Because business is anchored in relationships, it is important to learn how to adapt your style in a way that feels genuine yet is effective. Think of it this way: there will always be parts of our work we don’t like, yet we learn how to do them well to be successful. Once I came to that realization, I could step into any room full of strangers.
3. Play to your style.
Arrange to meet people in smaller groups and more intimate settings. It is much easier for us introverts to meet an individual over coffee and to network in smaller groups.
4. Evaluate and address the fears that prevent you from networking.
These range from fear of rejection to not knowing what to say to not wanting to impose. Uncover and address these factors so they don’t present ongoing barriers to networking.
5. Manage the head game of “no one will want to talk to me.”
Introverts are typically very good listeners; people in general feel good when they can talk about themselves.
6. Learn some basic conversation starters.
It is easy in job search because conversations typically revolve around what you do, where you used to work and what you want to do next.
7. Start networking with people who you know.
It’s more comfortable to network with familiar faces. The fear of rejection is lessened.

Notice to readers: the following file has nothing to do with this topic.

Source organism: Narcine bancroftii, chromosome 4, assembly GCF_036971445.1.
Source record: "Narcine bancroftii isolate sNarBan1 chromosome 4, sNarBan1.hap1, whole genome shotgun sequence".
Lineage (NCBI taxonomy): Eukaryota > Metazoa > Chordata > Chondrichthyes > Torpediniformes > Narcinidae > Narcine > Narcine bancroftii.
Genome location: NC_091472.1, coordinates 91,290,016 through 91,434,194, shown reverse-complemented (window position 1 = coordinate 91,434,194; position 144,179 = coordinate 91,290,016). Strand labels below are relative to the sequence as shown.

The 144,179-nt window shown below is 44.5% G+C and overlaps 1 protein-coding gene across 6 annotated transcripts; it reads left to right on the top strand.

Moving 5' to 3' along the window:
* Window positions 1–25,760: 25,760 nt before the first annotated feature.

Wednesday, February 26, 2014
Getting employers’ attention in today’s job market it no easy task!
When organizations get dozens, or hundreds of applicants for each job opening, it’s hard to get noticed even if you’re a perfect fit. Being unique in some way, doing something attention-grabbing, or getting creative is one way to rise to the top. Taking the idea too far, however, can hurt more than it can help.
What are some things to consider?
What is the culture of your field or industry?
Someone putting their picture with a “Hire Me!” appeal on a billboard will get a very different reaction from potential employers if they are pursuing a position as a Funeral Director than they would if they were pursuing a career in advertising.
Many fields are characterized by certain levels of professionalism and decorum. When someone does something so far outside the norm it will certainly get noticed and grab people’s attention, however, is more likely to create more of a negative impression than a positive one. Pursuing a role in a more creative environment may call for more drastic stunts, however, it’s important to have a good understanding of the limits.
What do they really want to see?
Setting yourself apart in ways that emphasize the most important qualities they want to see is imperative. That will vary depending on the type of role you pursue. Certainly functional and technical skills for the role matter greatly. However, other factors are equally important. An organization isn’t just looking for job skills. They are also looking for:
Communication skills Professionalism
Appropriateness Emotional Intelligence
Enthusiasm Strong Work Ethic
Sense of Urgency Ability to work well with others
Tenacity Follow through
Distinguishing yourself in those areas, as well as technical and functional competence for a role will make the difference.
How do you do that?
Research the field, the industry, and the company you are trying to pursue, and find ways that would make the best positive impact. Be creative based on what unique characteristics you have to offer to a potential employer.